There are, according to the government, approximately 120,000 ‘troubled families’. This figure is derived from work carried out as part of the Families and Children Survey in 2004. So the figures are 8 years old. For North East readers, below is a table of the number of families in each local authority area in the region. National LA figures are available here.

Local   Authority Name Estimated No.   of families with multiple problems
Darlington 275
Durham 250
Gateshead 595
Hartlepool 290
Middlesbrough 570
Newcastle upon Tyne 1,010
North Tyneside 460
Northumberland 650
Redcar and Cleveland 405
South Tyneside 450
Stockton-on-Tees 455
Sunderland 805
Total NE Region 6,215


The identification of ‘troubled families’ relied on families meeting any 5 of 7 criteria in the survey:

a) no parent in work,

b) poor quality housing,

c) no parent with qualifications,

d) mother with mental health problems,

e) one parent with longstanding disability/illness,

f) family has low income,

g) Family cannot afford some food/clothing items

One of the major criticisms of the ‘troubled families’ agenda (see Jonathan Portes blog, Channel 4’s FactCheck and for example) is that these criteria do not include anything relating to troubling behaviours, such as crime, anti-social behaviour, child neglect or truancy or substance misuse. Professor Ruth Levitas recently wrote to The Guardian on this subject and stated that:

“None of these constitute behaviours that need government intervention to prevent reoffending. There is no evidence in the analysis of any link to offending. Government rhetoric makes a quite illegitimate and cynical slide from families who undoubtedly have troubles, through troubled families, which suggests they are somehow dysfunctional as families, to families who cause trouble. This is yet another example of government misuse of research and demonisation of the poor and the sick”

Contrast this the infographic above produced by DCLG making a link with domestic violence, with the statement made by David Cameron at the launch event and the statement on the DCLG Troubled Families webpage:

“A troubled family is one that has serious problems – including parents not working, mental health problems, and children not in school – and causes serious problems, such as crime and anti-social behaviour.”


However, in a couple of recent and very interesting developments, the definition of a ‘troubled family’ is beginning to shift to one which is more in line with the policy direction being advocated by the Government. On 29 March 2012, the Department for Education updated a webpage on ‘families with multiple and complex needs’ with the following information:

Multiple and complex needs of families includes a combination of (amongst others):

  • Persistent offending behaviour
  • Persistent anti-social behaviour
  • Prejudiced behaviour
  • Mental health issues
  • Drugs and alcohol issues
  • Domestic violence
  • Safeguarding issues
  • Vulnerability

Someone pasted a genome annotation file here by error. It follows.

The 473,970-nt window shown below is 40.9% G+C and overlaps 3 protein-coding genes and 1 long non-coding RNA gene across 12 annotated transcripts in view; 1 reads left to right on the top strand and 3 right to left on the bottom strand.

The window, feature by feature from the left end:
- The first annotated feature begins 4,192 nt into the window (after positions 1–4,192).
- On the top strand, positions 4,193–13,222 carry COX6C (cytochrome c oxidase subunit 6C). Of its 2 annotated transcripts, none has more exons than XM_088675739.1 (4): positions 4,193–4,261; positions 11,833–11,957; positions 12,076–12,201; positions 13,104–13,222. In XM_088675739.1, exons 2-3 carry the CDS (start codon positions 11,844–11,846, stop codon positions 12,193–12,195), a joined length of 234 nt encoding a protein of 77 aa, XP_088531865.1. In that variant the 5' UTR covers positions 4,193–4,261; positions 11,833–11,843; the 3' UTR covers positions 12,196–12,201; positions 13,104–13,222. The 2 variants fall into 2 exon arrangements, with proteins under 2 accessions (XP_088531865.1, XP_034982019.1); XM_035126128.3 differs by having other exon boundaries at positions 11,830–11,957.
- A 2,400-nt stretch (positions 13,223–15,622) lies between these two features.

• Poverty
  • Debt
  • Worklessness.

This could be a different set of families but there are several links and pages on the DfE website that strongly suggest otherwise. No evidence of further information on how these families have been identified is published on the site, as far as I can tell. Given the concerns regarding the mixing of having problems with causing problems, one might expect the Government to publish any evidence they have in their possession that demonstrated the link between the two.

The ‘Financial framework for the Troubled Familes programme’, produced by the DCLG, states that ‘Troubled Families ‘are households who:

  1. Are involved in crime and anti-social behaviour
  2. Have children not in school
  3. Have an adult on out of work benefits
  4. Cause high costs to the public purse

In other words, a completely different set of criteria to the one which was used to identfiy the families in the first place. The framework also makes a number of assumptions and refers to ‘estimates’ in making the link between families having problems and causing them:

These families almost always have other often long-standing problems which can lead to their children repeating the cycle of disadvantage. One estimate shows that in over a third of troubled families, there are child protection problems. Another estimate suggests that over half of all children who are permanently excluded from school in England come from these families, as do one-in-five young offenders” (my emphases)

No references to the sources of these estimates are provided

So, in summary, it appears that there are at least 3 arguably major problems with the measurement and identification of the 120,000 ‘troubled families’:

  1. The data is 8 years old
  2. There appears to be no evidence linking families experiencing trouble or problems themselves to families causing trouble or problems for others
  3. There appear to be different and fluid terms and definitions across different government departments for the same ‘group’ of families, which will obviously have policy and practice implications.

In coming weeks, we will return to this topic to explore some troubles surrounding the concept of ‘troubled families’ and its (in my view) unfortunate conflation with the child poverty agenda.

Best wishes,


The Trouble with Troubled Families (Part 2) can be found here

The Trouble with Troubled Families (Part 3) can be found here